This case stems from plaintiffs' memberships in a destination club known as "Andrew Harper's Distinctive Retreats, a Destination Club by Abercrombie & Kent" ("club"). McClellan joined the club on February 23, 2004 and Mosley joined the club three days later, on February 26, 2004. At that time, the Harper defendants did not have any involvement in the club and the club was named "Distinctive Retreats by Abercrombie & Kent." On March 23, 2004, after McClellan and Mosley had already joined the club, the Harper defendants - via their predecessor company, Harper Associates, Inc. - executed a trademark licensing agreement granting Distinctive Retreats, LLC the right to call their club "Andrew Harper's Distinctive Retreats by Abercrombie & Kent." Glazer and Stein joined the club after the Harper defendants executed the trademark licensing agreement with Distinctive Retreats, LLC. Glazer joined the club on February 25, 2005 and Stein joined the club on April 15, 2005.

McClellan and Mosley each paid $392,000 for their memberships to the club. Glazer paid $425,000 and Stein paid $450,000, respectively, for their club memberships. In exchange for their membership payments, each plaintiff received a document entitled a "member bond" and the guaranty to refund the amount plaintiffs paid for their memberships, with certain restrictions and modifications, if plaintiffs chose to redeem their member bonds and discontinue their memberships in the club. The club filed for bankruptcy in early July 2006. Plaintiffs claim that they joined the club in reliance upon a combination of non-disclosures and materially false and misleading statements by defendants, which resulted in the loss of their membership payments.

II. Legal Analysis

A. Summary Judgment Standard of Review

To succeed on a motion for summary judgment, the moving party must show that the pleadings, depositions, answers to interrogatories, and admissions on file, together with any admissible affidavits do not create a genuine issue of material fact and that it is entitled to judgment as a matter of law. FED.R.CIV.P. 56(c); Celotex Corp. v. Catrett, 477 U.S. 317, 322 (1986). The Court must construe all facts in the light most favorable to the non-moving parties, plaintiffs, and must view all reasonable inferences in their favor. Anderson v. Liberty Lobby, Inc., 477 U.S. 242, 255 (1986).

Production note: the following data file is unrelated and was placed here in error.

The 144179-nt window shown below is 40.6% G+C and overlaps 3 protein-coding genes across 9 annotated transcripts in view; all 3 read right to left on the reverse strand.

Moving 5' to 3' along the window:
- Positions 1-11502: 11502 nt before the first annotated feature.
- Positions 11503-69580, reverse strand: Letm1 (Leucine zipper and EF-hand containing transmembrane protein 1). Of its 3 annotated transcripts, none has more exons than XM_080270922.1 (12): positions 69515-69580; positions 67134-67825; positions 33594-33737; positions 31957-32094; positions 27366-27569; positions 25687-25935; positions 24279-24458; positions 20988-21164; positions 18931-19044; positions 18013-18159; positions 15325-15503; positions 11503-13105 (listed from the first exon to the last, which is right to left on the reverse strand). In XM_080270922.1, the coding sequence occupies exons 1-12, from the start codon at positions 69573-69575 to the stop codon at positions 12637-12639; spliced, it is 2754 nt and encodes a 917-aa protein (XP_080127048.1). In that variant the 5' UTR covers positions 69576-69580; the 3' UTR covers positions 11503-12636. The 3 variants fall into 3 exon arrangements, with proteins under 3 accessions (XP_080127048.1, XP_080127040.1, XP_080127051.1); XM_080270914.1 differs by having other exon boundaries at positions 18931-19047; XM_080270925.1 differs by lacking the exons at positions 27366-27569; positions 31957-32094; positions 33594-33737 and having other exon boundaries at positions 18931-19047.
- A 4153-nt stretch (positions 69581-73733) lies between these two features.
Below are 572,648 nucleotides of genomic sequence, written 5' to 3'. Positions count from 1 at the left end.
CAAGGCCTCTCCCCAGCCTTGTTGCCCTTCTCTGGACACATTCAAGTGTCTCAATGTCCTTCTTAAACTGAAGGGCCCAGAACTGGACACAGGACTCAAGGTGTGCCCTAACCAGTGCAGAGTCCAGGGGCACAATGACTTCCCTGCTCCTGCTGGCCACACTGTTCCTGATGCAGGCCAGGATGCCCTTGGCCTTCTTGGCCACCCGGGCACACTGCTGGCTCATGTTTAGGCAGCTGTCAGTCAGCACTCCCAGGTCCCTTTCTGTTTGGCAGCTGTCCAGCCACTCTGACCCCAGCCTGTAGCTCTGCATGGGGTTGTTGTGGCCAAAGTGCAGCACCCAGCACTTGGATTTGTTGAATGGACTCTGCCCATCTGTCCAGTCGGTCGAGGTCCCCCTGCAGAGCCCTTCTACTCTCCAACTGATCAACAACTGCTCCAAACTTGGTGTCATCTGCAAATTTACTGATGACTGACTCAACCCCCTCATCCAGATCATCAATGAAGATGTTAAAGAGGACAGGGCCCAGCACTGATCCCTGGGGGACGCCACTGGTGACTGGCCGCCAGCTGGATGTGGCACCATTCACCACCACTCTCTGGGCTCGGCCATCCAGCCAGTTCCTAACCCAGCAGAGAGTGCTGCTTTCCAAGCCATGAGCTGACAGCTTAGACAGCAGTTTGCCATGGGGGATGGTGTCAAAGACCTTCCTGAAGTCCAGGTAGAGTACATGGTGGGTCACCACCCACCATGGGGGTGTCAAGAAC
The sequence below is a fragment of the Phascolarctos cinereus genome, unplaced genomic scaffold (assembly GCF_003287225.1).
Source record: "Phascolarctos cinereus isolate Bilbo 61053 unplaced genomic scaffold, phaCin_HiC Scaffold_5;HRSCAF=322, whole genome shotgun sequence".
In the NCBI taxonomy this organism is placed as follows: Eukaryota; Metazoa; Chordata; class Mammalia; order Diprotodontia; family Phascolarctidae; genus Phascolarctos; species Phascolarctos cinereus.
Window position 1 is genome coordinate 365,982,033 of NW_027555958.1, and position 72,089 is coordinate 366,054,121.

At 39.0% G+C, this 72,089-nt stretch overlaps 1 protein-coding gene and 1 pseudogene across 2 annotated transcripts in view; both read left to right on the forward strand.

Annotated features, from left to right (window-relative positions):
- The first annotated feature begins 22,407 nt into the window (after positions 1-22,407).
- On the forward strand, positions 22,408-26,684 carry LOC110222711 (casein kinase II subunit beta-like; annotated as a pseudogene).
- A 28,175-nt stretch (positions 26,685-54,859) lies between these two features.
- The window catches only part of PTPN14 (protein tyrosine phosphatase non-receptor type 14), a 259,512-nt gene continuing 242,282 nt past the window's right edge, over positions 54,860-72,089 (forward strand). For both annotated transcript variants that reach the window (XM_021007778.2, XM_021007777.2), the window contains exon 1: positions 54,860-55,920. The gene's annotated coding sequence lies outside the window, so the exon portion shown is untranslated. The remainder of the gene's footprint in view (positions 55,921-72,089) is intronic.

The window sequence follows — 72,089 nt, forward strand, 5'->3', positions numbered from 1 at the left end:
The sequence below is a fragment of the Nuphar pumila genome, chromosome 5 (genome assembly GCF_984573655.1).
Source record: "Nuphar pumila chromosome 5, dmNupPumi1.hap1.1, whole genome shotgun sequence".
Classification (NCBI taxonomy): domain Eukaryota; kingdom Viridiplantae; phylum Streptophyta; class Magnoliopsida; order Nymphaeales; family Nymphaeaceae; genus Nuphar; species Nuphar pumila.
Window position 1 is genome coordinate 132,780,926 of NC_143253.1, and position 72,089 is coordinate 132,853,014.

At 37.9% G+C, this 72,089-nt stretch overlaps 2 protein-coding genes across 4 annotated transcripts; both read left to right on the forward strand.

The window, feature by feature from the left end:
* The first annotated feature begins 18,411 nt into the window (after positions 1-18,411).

B. Harper Defendants' Motion for Summary Judgment

1. Claims by Mosley and McClellan

The Harper defendants seek the entry of summary judgment as to all of Mosley and McClellan's claims - Counts I, IV, V, and VII - because those two men purchased their contested club memberships before the Harper defendants were involved with the club. Mosley and McClellan do not dispute this fact and failed to provide any basis for denying the Harper defendants' motion for summary judgment as to their claims.*fn1 McClellan joined the club on February 23, 2004 and Mosley joined the club three days later, on February 26, 2004. The Harper defendants - via their predecessor company, Harper Associates, Inc. - did not execute a trademark licensing agreement granting Distinctive Retreats, LLC the right to call their club "Andrew Harper's Distinctive Retreats by Abercrombie & Kent" until March 23, 2004. McClellan admits that he did not receive any communications from the Harper defendants, or any documents mentioning the Harper defendants prior to joining the club. Mosley stated that he did not ...